Page 120 - December2018
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dried fruits & nuts  almonds
dient, such as milk brands Almond Breeze and Silk, and Justin’s nut butter.
Chelsea Minor, corporate director, consumer and public a airs at Raley’s Super- markets, headquartered in West Sacramento, CA, says the company’s stores have had success cross-merchandising almonds with other nuts on end caps that surround the produce department.
“Northern California is home to a lot of nut production; our customers like local almonds,” says Minor. “We work with the suppliers to develop promotional programs, including sale, ad placement and shelf space to drive sales. We also host social media contests with some vendors to drive engagement and sales.”
Mariani Nut Company has seen success promoting almonds as an ingredient in trail mix and energy bars, which appeal to shoppers who want a delicious and healthy snack that provides a boost of energy. at means selling almonds in bulk in the produce or natural food areas.
“With one major retailer, we actually feature small bulk bins containing our whole natural almonds and seasoned line along with our packages on shelves below the bins,” Mariani says. “ is is a strong display in the produce department. Customers are encour- aged to purchase the quantity that meets their needs, and nearby they can  nd assorted dried fruits and other nuts.”
Angelika Husmann, senior brand manager for Orchard Valley Harvest, headquartered in Elgin, IL, says the company has had great success with retail partners that feature the company’s products in the produce section.
“Our Salad Toppers are usually right next to the lettuce and other salad items,” says Husmann.“Weo eravarietyofquarterpallet displays featuring many of our multipacks. We also o er a display shipper for our grab- and-go sizes, as well.”
month — and almonds feature prominently in some confectionary creations — o ering terri c cross-marketing opportunities.
“Almonds, slivered and sliced, are a very popular baking nut and are used in many holiday recipes including cookies, cakes and homemade snack mixes,” says Hartman of Truly Good Foods. “Cross-promote almonds — sliced, slivered and whole — on your holiday table that is always front and center in produce. Put them right next to pecans, baking chocolate and dried fruit, and your customers will buy them.”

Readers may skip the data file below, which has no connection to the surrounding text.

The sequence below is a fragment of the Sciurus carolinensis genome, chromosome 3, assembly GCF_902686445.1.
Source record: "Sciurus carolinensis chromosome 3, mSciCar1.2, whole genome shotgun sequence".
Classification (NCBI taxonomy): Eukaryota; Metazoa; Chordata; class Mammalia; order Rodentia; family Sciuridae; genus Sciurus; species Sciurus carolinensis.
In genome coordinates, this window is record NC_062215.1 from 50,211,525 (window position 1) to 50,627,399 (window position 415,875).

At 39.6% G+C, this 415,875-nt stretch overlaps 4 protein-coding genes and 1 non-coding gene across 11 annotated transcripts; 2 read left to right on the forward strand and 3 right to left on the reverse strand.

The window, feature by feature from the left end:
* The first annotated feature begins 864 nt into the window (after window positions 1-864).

Another great selling point for almonds is their many health bene ts, which help them appeal to Millennials and other younger shop- pers, along with anyone who wants to live a healthier lifestyle.
“Almonds have protein, which helps give you energy to get you through the day,” says De La Torre. “ ey promote heart health because they are cholesterol free and low in saturated fat.  ey are also a low glycemic index food. Good things come in small pack- ages and almonds are the tree nut highest in protein,  ber, calcium, vitamin E, ribo avin and niacin.  ey are also one of the highest sources of hard-to-get magnesium. Retailers nationwide are promoting these facts with success; especially retailers with strong in-house wellness programs incorporating the expertise of registered dietitians.”
De La Torre says Mariani has had success with a line of seasoned almonds, largely because of convenience and health bene ts.
“Research con rms that signi cant segments of the population, including young adults and parents, are looking for healthy, tasty snacks they can take with them,” she says. “Almonds are a perfect alternative to many traditional snack foods because of the nutritional value, and they are satisfying. Taste always matters. Our seasoned line is typically found in the produce departments that carry our natural products.  is would not have been common 10 years ago.”
Although Mariani has participated in cross promotions, its growth over the past 10 years has been driven by the increased availability of packaged almonds in produce departments.  ose packages include 1.5-ounce snack packs to complement traditional 8-ounce packs.
“ e health bene t of almonds is under- scored when they are identi ed, and correctly, with fresh foods,” De La Torre says. “ is has enabled the increased acceptance of almonds in salads, entrees and snacks. We encourage consumers to think outside the baking box when it comes to almonds.” pb
Another key to almonds’ growing popu- larity is value-added coated almonds, almond slivers and almonds of various  avors.
Orchard Valley specializes in nuts, dried and fruits and mixes with no arti cial ingre- dients, colors,  avors preservatives or genet- ically modi ed organisms, and Husmann says the company’s top two items are Cran- berry Almond Cashew and Dark Chocolate Almonds.
 e company also features almonds in salad toppers, antioxidant mixes, trail mixes, and almond-speci c snacks, such as dark-chocolate almonds, dry-roasted almonds and whole, natural almonds.
Cooper of  e Wonderful Company says raw and roasted and salted almonds comprise more than 50 percent of consumed almond varieties.
“Coated and  avored almonds are changing the dynamic of the category as more consumers are looking to eat healthier without giving up on taste and  avor,” says Cooper. “Because the majority of almonds are consumed for snacking occasions, whole almonds are still the leader in the category compared to slivered or other formats.”
Waymouth Farms in Minneapolis recently released its Veg-Top almonds, an innovative, plant-based topping for use on vegetables, soups, salads, pasta, rice and more.
“We o er a variety of products that include almonds — from our raw almonds in our organic line — to our four di erent vari- eties of almond toppings, to our trail mixes to Veg-Top, which includes almond slivers in the Maple  avor,” says Amy Hartigan, marketing, at Waymouth Farms.
 ere will be a lot of holiday baking this

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